Medical Law: A Very Short Introduction
The old adage ‘never judge a book by its cover’ aptly applies to Charles Foster's Medical Law: A Very Short Introduction. Coming to this book, a reader may expect a quick, content-light introduction to the basics of medical law, but A Very Short Introduction is pleasantly surprising in both its coverage and depth of discussion. Divided into 11 chapters, Foster introduces the reader to the origins and legacies of medical law (chapter 1), with subsequent chapters covering the enforcement of medical law, birth, confidentiality and consent, negligence, research on human subjects, resource allocation, the end of life and organ donation, and the future of medical law. With only 127 substantive pages, the breadth of content is ambitious, but each chapter comprises a carefully structured discussion that engages the reader with the core issues in each area of medical law. Key concepts are explained clearly and concisely. For example, pages 72–78 cover causation in clinical negligence and the discussion includes ‘but for’ causation, loss of a chance, material contribution, consent cases, and hypothetical causation in the context of omissions. Significant cases, such as Bolam1 and Bolitho,2 are highlighted and their relevance within the framework of the law explained. Comparative cases are included, introducing readers to the diversity within medical law across jurisdictions and the divergent solutions that can be applied to a single issue. Important issues that help shape the development of medical law are also discussed. For example, in chapter 7 the reader is introduced to the legal and ethical regulation of medical research on human subjects and how law and ethics attempt to prevent abusive medical research, such as that conducted by Josef Mengele and others during the Nazi regime. The chapter also highlights the tension between scientifically satisfactory clinical trials and protecting human participants (pp. 82–83). A Very Short Introduction also poses thought provoking questions; the best examples being delivered in the final chapter where Foster briefly discusses the future direction of medical law and the ‘intellectually epic challenges ahead’ (p. 126).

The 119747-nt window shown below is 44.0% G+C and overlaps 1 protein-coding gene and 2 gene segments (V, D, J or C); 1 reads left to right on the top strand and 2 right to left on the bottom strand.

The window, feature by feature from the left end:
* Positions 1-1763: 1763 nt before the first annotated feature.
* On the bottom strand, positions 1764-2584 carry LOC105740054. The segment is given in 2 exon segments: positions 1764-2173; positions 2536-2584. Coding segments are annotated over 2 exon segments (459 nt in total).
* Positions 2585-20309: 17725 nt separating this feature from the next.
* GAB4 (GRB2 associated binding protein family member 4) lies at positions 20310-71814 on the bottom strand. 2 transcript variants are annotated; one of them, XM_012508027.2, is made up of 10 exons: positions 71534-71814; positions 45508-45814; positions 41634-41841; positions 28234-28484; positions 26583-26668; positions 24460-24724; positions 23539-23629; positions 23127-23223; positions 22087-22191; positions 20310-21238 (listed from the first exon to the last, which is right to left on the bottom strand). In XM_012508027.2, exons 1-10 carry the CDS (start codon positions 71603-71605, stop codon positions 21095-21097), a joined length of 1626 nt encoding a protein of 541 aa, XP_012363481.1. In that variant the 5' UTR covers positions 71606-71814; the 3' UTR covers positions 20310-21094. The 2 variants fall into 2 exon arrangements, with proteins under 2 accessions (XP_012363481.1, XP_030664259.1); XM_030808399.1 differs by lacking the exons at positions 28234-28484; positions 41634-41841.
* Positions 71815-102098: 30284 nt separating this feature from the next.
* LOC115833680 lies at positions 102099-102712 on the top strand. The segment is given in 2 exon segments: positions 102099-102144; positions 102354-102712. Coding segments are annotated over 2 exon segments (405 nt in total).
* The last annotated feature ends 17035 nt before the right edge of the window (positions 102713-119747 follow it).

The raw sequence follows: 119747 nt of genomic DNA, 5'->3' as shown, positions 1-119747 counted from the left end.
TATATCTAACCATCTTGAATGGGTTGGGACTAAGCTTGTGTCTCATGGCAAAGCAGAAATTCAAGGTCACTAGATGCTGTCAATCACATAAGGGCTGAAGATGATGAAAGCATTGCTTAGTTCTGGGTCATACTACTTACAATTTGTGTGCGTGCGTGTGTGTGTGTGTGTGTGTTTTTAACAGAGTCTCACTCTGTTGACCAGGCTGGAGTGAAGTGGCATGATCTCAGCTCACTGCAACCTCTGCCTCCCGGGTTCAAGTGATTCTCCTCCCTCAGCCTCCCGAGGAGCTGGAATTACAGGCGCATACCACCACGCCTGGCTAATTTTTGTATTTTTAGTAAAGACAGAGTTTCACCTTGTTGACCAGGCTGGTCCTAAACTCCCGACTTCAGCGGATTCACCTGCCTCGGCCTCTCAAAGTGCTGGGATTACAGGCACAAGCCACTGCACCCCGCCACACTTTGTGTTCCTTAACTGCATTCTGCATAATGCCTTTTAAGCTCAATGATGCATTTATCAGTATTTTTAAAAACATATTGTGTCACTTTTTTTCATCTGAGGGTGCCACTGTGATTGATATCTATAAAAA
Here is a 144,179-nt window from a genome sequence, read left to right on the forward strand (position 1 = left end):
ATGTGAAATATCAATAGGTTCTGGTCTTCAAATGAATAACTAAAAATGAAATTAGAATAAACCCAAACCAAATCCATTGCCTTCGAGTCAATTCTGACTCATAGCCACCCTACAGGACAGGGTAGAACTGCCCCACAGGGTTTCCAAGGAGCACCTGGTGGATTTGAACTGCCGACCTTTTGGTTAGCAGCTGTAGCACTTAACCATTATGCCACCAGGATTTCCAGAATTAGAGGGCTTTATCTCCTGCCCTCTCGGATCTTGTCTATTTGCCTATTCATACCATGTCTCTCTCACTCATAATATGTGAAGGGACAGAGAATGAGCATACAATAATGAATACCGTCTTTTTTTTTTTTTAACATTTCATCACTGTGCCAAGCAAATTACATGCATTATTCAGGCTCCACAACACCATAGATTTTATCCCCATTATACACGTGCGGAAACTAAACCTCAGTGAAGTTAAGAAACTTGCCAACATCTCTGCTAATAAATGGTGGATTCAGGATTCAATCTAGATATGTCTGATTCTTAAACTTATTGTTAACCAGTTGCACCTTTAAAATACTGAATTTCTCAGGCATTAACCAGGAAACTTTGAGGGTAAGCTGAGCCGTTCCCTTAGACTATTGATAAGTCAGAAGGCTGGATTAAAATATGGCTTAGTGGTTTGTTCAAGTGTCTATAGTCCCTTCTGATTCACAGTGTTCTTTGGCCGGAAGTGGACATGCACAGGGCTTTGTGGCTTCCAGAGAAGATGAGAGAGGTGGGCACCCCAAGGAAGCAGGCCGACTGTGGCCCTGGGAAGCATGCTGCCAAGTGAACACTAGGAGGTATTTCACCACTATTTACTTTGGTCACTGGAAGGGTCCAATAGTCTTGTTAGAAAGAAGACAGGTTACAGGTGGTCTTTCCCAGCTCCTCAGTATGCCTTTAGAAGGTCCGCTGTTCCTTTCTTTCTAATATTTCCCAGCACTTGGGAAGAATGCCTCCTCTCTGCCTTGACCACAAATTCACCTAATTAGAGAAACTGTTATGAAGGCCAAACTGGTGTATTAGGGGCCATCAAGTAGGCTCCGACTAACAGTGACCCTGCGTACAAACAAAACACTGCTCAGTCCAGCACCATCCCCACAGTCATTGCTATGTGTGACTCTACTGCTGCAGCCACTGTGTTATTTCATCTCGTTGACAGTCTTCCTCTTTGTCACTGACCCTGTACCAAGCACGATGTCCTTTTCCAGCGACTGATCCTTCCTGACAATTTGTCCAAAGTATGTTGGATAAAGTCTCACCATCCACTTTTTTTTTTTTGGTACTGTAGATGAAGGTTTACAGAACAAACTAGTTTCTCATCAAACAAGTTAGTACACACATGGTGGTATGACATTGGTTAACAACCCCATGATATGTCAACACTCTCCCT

|Acceptance Date||Jul 7, 2014|
|Publication Date||Jul 7, 2014|
|Journal||MEDICAL LAW REVIEW|
|Publisher||Oxford University Press|
|Pages||163 - 164|